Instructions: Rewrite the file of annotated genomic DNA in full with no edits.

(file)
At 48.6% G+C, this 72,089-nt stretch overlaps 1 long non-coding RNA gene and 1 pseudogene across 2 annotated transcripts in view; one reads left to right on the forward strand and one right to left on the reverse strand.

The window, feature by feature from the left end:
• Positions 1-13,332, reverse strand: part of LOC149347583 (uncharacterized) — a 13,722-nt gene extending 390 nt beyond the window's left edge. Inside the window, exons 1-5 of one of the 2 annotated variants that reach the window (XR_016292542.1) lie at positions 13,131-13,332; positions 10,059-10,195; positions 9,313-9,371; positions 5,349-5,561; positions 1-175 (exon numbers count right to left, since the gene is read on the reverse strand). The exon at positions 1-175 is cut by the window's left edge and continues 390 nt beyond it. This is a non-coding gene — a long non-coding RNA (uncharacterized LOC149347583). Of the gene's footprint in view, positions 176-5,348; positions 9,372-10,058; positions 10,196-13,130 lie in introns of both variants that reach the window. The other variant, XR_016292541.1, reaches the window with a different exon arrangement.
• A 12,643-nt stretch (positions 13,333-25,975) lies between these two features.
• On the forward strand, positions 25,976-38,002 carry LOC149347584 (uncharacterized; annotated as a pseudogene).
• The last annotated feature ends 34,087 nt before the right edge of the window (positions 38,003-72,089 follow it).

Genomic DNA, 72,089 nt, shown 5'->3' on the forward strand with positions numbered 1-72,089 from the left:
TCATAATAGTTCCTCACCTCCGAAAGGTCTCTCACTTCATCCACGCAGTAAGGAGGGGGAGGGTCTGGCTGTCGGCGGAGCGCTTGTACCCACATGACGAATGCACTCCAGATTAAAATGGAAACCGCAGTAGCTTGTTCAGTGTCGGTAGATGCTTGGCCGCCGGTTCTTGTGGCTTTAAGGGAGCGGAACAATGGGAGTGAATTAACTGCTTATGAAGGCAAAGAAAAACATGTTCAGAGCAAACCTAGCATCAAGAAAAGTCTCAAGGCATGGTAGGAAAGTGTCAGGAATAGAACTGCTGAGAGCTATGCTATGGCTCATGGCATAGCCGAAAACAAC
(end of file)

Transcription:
At 48.6% G+C, this 72,089-nt stretch overlaps 1 long non-coding RNA gene and 1 pseudogene across 2 annotated transcripts in view; one reads left to right on the forward strand and one right to left on the reverse strand.

The window, feature by feature from the left end:
• Positions 1-13,332, reverse strand: part of LOC149347583 (uncharacterized) — a 13,722-nt gene extending 390 nt beyond the window's left edge. Inside the window, exons 1-5 of one of the 2 annotated variants that reach the window (XR_016292542.1) lie at positions 13,131-13,332; positions 10,059-10,195; positions 9,313-9,371; positions 5,349-5,561; positions 1-175 (exon numbers count right to left, since the gene is read on the reverse strand). The exon at positions 1-175 is cut by the window's left edge and continues 390 nt beyond it. This is a non-coding gene — a long non-coding RNA (uncharacterized LOC149347583). Of the gene's footprint in view, positions 176-5,348; positions 9,372-10,058; positions 10,196-13,130 lie in introns of both variants that reach the window. The other variant, XR_016292541.1, reaches the window with a different exon arrangement.
• A 12,643-nt stretch (positions 13,333-25,975) lies between these two features.
• On the forward strand, positions 25,976-38,002 carry LOC149347584 (uncharacterized; annotated as a pseudogene).
• The last annotated feature ends 34,087 nt before the right edge of the window (positions 38,003-72,089 follow it).

Genomic DNA, 72,089 nt, shown 5'->3' on the forward strand with positions numbered 1-72,089 from the left:
TCATAATAGTTCCTCACCTCCGAAAGGTCTCTCACTTCATCCACGCAGTAAGGAGGGGGAGGGTCTGGCTGTCGGCGGAGCGCTTGTACCCACATGACGAATGCACTCCAGATTAAAATGGAAACCGCAGTAGCTTGTTCAGTGTCGGTAGATGCTTGGCCGCCGGTTCTTGTGGCTTTAAGGGAGCGGAACAATGGGAGTGAATTAACTGCTTATGAAGGCAAAGAAAAACATGTTCAGAGCAAACCTAGCATCAAGAAAAGTCTCAAGGCATGGTAGGAAAGTGTCAGGAATAGAACTGCTGAGAGCTATGCTATGGCTCATGGCATAGCCGAAAACAAC